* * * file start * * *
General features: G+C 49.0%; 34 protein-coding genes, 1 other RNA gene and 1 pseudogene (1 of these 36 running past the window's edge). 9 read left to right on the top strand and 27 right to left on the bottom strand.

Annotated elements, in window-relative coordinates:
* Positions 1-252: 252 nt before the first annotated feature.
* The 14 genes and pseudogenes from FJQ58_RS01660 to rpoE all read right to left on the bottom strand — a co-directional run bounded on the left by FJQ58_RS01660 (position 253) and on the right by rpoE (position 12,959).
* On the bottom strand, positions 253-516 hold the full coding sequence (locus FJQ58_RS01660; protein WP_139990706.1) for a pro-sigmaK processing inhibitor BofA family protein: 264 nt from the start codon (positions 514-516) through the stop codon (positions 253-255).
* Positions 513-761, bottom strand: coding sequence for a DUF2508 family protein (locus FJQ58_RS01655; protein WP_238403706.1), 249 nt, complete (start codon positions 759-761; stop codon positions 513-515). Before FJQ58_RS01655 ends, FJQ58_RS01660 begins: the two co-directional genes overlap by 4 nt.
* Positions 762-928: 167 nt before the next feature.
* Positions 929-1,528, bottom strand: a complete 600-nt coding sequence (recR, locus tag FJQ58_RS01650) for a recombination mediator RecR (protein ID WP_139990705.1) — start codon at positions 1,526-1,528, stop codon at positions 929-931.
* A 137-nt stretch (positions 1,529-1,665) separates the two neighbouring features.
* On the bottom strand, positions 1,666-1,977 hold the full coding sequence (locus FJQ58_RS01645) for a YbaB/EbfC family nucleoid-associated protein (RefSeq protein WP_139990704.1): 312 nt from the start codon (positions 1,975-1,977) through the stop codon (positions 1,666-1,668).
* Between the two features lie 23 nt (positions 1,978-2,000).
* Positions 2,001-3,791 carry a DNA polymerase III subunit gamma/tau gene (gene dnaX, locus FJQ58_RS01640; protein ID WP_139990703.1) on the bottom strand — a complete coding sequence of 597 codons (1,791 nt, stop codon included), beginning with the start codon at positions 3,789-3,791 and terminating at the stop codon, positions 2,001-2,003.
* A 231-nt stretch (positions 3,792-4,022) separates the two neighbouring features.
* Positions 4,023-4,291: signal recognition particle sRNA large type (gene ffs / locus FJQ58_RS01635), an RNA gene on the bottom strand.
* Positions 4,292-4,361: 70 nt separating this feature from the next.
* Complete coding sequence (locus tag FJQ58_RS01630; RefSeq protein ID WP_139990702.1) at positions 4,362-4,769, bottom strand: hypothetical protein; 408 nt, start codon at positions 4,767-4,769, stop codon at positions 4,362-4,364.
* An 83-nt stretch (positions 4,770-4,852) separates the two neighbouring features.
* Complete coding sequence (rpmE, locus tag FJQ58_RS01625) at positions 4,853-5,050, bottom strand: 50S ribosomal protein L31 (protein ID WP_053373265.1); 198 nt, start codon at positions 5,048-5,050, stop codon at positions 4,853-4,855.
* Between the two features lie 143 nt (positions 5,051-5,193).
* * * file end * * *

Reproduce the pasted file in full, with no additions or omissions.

General features: G+C 49.0%; 34 protein-coding genes, 1 other RNA gene and 1 pseudogene (1 of these 36 running past the window's edge). 9 read left to right on the top strand and 27 right to left on the bottom strand.

Annotated elements, in window-relative coordinates:
* Positions 1-252: 252 nt before the first annotated feature.
* The 14 genes and pseudogenes from FJQ58_RS01660 to rpoE all read right to left on the bottom strand — a co-directional run bounded on the left by FJQ58_RS01660 (position 253) and on the right by rpoE (position 12,959).
* On the bottom strand, positions 253-516 hold the full coding sequence (locus FJQ58_RS01660; protein WP_139990706.1) for a pro-sigmaK processing inhibitor BofA family protein: 264 nt from the start codon (positions 514-516) through the stop codon (positions 253-255).
* Positions 513-761, bottom strand: coding sequence for a DUF2508 family protein (locus FJQ58_RS01655; protein WP_238403706.1), 249 nt, complete (start codon positions 759-761; stop codon positions 513-515). Before FJQ58_RS01655 ends, FJQ58_RS01660 begins: the two co-directional genes overlap by 4 nt.
* Positions 762-928: 167 nt before the next feature.
* Positions 929-1,528, bottom strand: a complete 600-nt coding sequence (recR, locus tag FJQ58_RS01650) for a recombination mediator RecR (protein ID WP_139990705.1) — start codon at positions 1,526-1,528, stop codon at positions 929-931.
* A 137-nt stretch (positions 1,529-1,665) separates the two neighbouring features.
* On the bottom strand, positions 1,666-1,977 hold the full coding sequence (locus FJQ58_RS01645) for a YbaB/EbfC family nucleoid-associated protein (RefSeq protein WP_139990704.1): 312 nt from the start codon (positions 1,975-1,977) through the stop codon (positions 1,666-1,668).
* Between the two features lie 23 nt (positions 1,978-2,000).
* Positions 2,001-3,791 carry a DNA polymerase III subunit gamma/tau gene (gene dnaX, locus FJQ58_RS01640; protein ID WP_139990703.1) on the bottom strand — a complete coding sequence of 597 codons (1,791 nt, stop codon included), beginning with the start codon at positions 3,789-3,791 and terminating at the stop codon, positions 2,001-2,003.
* A 231-nt stretch (positions 3,792-4,022) separates the two neighbouring features.
* Positions 4,023-4,291: signal recognition particle sRNA large type (gene ffs / locus FJQ58_RS01635), an RNA gene on the bottom strand.
* Positions 4,292-4,361: 70 nt separating this feature from the next.
* Complete coding sequence (locus tag FJQ58_RS01630; RefSeq protein ID WP_139990702.1) at positions 4,362-4,769, bottom strand: hypothetical protein; 408 nt, start codon at positions 4,767-4,769, stop codon at positions 4,362-4,364.
* An 83-nt stretch (positions 4,770-4,852) separates the two neighbouring features.
* Complete coding sequence (rpmE, locus tag FJQ58_RS01625) at positions 4,853-5,050, bottom strand: 50S ribosomal protein L31 (protein ID WP_053373265.1); 198 nt, start codon at positions 5,048-5,050, stop codon at positions 4,853-4,855.
* Between the two features lie 143 nt (positions 5,051-5,193).